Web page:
(iii) “Eko duro gedegbe.”

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(iv) “There was a greeting for every situation, including going to the toilet.”

(v) “If I find anything to complain about, this ground will be taller than you.”

(vi) “Thank you, our wife.”

(vii) “Eni a fe l’amo, a o m’eni to feni.”

(viii) “………she, (Pelewura) his wife, appeared to have resigned herself to the fact that they would remain childless, even if she continued to make the rounds of Babalawo and elewe omo whenever he insisted.”

(ix) “………..she (Pelewura) was a powerful woman who had been “cooked in the pot” by her illustrious mother.”

(x) “………..on the lips of children and adults could be heard orin ote and orin efe.”

(xi) “Shopona will attack your head.”

(xii) “If I slap your face the ground will be taller than you.”

(xiii) “She could see (reason) with some of what he (Herbert Macaulay) said but not all of it.”

(xiv) “Eko o gba gbere.”

(xv) “I could have done without much of their wahala.”

(xvi) “It was a case of a dani l’oro fagbara ko ni.”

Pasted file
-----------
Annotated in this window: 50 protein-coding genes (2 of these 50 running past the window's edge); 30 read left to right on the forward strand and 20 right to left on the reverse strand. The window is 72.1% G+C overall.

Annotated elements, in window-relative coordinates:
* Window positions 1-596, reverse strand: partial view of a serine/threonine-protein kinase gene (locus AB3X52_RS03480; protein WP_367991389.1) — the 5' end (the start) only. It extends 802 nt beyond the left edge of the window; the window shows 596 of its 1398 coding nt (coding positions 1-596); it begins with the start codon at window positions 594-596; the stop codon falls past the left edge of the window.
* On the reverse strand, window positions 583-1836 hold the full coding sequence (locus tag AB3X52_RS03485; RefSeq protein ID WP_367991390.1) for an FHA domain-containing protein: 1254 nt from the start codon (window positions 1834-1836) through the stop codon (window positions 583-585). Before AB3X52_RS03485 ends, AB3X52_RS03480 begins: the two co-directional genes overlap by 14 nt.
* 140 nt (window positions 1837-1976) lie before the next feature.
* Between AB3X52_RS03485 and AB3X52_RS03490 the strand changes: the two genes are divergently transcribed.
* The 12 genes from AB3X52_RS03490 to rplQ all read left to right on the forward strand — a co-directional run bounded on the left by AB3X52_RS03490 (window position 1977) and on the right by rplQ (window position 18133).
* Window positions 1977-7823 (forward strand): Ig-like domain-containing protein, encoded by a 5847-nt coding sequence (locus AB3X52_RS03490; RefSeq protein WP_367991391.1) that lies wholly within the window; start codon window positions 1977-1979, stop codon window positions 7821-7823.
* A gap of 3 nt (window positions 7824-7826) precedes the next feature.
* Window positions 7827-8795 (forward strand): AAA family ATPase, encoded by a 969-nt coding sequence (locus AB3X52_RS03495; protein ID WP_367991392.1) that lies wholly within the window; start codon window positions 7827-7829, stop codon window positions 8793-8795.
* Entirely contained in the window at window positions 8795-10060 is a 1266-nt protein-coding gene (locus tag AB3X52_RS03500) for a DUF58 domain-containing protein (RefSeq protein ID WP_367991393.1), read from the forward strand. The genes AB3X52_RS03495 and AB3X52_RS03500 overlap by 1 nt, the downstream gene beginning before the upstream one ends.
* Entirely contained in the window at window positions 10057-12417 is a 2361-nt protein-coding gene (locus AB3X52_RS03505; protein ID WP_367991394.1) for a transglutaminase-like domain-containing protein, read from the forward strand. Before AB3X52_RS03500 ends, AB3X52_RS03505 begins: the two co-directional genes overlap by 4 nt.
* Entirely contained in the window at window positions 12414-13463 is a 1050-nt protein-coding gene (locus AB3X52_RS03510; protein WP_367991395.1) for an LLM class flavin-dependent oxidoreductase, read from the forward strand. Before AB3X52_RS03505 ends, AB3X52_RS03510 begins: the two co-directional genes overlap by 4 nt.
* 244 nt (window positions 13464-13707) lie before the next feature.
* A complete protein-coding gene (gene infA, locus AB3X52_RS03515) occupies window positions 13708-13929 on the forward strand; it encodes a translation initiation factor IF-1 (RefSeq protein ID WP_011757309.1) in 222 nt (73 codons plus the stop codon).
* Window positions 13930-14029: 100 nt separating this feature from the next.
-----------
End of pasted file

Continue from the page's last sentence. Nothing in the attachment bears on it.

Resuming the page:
(xvii) “If I hear any further sound from you, this ground you’re standing on will be taller than you.”

(xviii) “B’oji o ji mi” lifestyle was the norm for a market woman.

(xix) “We will show them pepper.”

(xx) “She was bringing home a kiriyo husband.”

As for the great Herbert Macaulay, he is very much larger than life:

(i) “ejo n’igboro – a snake on the loose / the snake rampaging in the undergrowth.”

(ii) “The Wizard of Kirsten Hall. (on Balbina Road)”

(iii) “Among all human monsters with whom we have been brought into contact, none has displayed the devilish ingenuity of this man” – wrote Henry Carr of Herbert Macaulay.

(iv) “For several years he was painted as a liar, a thief, a cheat, and an agent provocateur by the colonial government and its supporters.”

(v) “She (Pelewura) realized a fresh that the stuffy local elite who stood on their privileges and decried Macaulay as a loudmouth and rabble-rouser were not more cultured than this man who mixed it up with the lowliest. He was an easy man to love.”

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(vi) “As usual, Herbert Macaulay was the man at the centre of the storm. To the government, he was public enemy number one, the ogre they saw in their worst nightmares.”

(vii) “He could be a rascal.”

(viii) “Herbert Macaulay, gadfly extraordinaire……………..”